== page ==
Reddit finally debuted its official app today, giving the massive community another way to get its collective Reddit fix on iPhone or Android. At first blush, in a lot of ways it’s more fun than using the desktop version. And it’s prettier.
When you first fire it up, you’ll notice video- and image-based submissions appear larger in the interface (the full width of your phone). The upvote and downvote arrows live beneath each submission. (If you’re right-handed you might find it odd that the downvote arrow is the closest option to your thumb.) It’s also easier to manage your subscriptions as each subreddit title has a plus sign or a check mark next to it to confirm your status.
The app also seems to put an emphasis on commenting, as the text box is prominent in each thread. What’s more, the iOS app adds a feature to the “next top comments” button that allows users to move the button around the screen much like Facebook Messenger’s Chat Heads feature.
It seems like a worthy rival to Alien Blue, the most popular third-party app, which has really been the mobile team’s goal from the start.
“Originally the plan was to take Alien Blue and revamp it and modernize it, give it a design refresh, add some new features,” says Ashley Higgins, mobile product manager at Reddit, in a behind the scenes video. “Then we decided to scrap that plan because there was more we wanted to do with the app where we didn’t want to be limited by the infrastructure that alien blue had.”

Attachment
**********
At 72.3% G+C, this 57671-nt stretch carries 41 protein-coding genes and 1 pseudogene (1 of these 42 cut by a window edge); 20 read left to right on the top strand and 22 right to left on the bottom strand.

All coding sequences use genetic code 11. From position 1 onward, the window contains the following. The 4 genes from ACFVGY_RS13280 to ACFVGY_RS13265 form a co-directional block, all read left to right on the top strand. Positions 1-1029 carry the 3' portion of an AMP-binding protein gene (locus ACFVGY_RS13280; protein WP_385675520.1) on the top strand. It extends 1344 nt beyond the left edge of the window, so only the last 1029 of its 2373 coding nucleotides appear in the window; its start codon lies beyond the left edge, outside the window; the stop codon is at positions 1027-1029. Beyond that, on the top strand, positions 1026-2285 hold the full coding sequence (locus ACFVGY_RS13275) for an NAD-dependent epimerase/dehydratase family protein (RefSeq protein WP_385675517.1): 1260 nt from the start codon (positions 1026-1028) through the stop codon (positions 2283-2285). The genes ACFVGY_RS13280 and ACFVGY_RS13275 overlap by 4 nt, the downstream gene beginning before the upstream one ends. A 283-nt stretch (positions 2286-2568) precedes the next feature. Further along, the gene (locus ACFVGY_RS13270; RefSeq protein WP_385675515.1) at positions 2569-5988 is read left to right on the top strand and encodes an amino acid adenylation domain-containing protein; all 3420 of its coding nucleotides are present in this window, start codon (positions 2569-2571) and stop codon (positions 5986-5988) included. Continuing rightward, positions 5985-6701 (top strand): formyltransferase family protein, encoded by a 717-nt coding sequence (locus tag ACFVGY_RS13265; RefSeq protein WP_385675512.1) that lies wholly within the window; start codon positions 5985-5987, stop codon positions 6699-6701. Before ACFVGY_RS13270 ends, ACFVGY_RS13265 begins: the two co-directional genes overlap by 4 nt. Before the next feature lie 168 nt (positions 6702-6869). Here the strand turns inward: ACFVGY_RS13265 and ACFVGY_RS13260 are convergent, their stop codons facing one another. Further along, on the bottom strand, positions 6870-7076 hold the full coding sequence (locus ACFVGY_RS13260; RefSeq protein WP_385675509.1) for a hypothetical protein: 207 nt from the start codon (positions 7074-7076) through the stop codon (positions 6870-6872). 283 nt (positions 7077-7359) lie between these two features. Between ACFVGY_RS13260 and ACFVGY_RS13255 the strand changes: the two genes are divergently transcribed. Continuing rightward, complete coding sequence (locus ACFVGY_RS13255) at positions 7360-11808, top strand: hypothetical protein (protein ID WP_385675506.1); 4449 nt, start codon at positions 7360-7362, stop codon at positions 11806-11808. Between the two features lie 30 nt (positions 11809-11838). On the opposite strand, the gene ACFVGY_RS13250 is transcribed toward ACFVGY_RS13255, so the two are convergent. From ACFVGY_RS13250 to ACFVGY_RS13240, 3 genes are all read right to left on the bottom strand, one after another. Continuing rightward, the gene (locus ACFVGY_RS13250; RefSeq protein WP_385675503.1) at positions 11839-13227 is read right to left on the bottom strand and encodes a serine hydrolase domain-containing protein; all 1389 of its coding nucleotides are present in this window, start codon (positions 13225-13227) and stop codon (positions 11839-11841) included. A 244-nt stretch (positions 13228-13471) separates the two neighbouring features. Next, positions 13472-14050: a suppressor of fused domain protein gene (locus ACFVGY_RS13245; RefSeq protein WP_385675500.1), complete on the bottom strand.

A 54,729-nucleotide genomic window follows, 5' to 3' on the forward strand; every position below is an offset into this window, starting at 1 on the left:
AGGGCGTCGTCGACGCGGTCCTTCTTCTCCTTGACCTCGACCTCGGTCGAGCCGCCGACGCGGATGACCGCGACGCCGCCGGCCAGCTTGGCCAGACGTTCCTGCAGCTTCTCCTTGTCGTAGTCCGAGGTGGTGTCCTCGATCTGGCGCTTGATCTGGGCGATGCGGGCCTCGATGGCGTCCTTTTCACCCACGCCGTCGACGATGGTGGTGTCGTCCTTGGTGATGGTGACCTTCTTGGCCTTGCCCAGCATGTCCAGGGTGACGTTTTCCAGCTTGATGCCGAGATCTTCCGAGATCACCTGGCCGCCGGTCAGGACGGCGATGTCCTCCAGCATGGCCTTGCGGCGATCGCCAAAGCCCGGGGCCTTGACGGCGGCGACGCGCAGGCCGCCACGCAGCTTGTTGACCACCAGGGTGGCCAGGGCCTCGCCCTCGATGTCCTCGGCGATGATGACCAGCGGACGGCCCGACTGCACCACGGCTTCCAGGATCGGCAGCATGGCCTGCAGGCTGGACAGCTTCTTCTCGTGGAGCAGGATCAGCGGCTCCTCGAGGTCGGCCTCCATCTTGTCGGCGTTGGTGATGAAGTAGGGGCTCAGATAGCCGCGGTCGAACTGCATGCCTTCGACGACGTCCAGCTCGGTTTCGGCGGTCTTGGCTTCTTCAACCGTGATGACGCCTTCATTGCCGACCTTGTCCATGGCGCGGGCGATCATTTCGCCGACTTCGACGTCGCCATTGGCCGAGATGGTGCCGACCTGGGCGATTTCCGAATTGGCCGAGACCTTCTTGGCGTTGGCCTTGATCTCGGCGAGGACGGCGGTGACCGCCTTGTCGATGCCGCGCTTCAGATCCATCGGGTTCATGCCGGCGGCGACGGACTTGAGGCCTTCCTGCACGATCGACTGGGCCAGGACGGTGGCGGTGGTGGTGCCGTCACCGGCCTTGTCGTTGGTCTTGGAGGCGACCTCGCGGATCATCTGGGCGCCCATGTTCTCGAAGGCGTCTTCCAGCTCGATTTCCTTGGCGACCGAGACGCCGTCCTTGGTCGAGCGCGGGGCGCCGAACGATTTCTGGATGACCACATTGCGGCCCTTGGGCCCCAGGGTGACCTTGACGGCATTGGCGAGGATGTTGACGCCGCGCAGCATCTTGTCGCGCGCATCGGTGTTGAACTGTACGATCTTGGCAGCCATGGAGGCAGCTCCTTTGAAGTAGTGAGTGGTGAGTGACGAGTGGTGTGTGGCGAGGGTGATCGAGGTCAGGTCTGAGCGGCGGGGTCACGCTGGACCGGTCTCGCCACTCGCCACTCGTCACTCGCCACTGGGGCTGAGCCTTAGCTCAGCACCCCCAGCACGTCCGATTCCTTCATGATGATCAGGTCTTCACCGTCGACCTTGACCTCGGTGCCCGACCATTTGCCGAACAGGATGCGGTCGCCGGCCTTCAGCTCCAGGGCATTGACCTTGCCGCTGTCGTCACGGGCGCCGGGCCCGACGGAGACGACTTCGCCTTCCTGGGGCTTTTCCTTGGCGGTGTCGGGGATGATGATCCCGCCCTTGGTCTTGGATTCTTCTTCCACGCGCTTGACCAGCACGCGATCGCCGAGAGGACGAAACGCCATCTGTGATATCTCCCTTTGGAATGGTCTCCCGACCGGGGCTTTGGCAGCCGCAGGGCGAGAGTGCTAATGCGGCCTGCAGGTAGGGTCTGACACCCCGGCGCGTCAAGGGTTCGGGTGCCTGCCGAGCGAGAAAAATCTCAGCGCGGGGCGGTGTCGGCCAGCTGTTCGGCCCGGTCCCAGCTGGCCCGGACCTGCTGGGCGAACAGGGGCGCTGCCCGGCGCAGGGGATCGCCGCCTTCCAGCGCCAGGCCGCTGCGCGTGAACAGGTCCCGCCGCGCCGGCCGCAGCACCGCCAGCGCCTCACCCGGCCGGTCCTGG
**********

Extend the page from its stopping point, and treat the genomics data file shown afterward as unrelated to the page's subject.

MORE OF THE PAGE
The debut continues a busy week for Reddit: A blocking or mute feature was rolled out Wednesday, a move that the Times observed might be how it plans to grow beyond its 243 million unique monthly visitors.
Reddit felt this was a much-needed launch.
“When I first walked in Steve and the other people here on the mobile team said ‘basically, we need to ship and iOS app yesterday,’” David Kasper, an iOS engineer, says in the video.
Regular users have some valid gripes already, including those from the top comment on the Reddit Mobile App’s announcement post, which pointed out the odd placement of the upvote, slow image uploads, and a lack of mod functions.
Over on the subreddit for Alien Blue, the top comment about the app’s launch is that redditors can’t sort subreddits to which they’re subscribed by “favorite” or “casual.” And on the new official app, it could become annoying to scroll through a long list of alphabetically sorted subreddits just to get to /r/WTF.
For today, many may decide to stick to the tried-and-true third-party apps, but Reddit seems content with that.
“Our third-party apps are great they’ve filled the void during the time when we didn’t have apps. If you enjoy those other clients, please keep using them,” wrote Alex Le, vice-president of consumer product at Reddit, in a response to the top comment on the app’s announcement post. “We’re going to focus on making our apps the best they can be for as many Redditors as we can. That might involve some compromises that don’t work for all of our users and we’re ok with that.”
This means hardcore Reddit users can continue to use the service they’ve come to know and love, but this move is just the latest in a series of changes to try and grow the community to Facebook or Twitter status.
New users may still be confused at the lack of discovery options, a problem with which Twitter is also struggling, but even the Reddit commenter making complaints had to admit the user interface is “pretty” — and that’s a first step.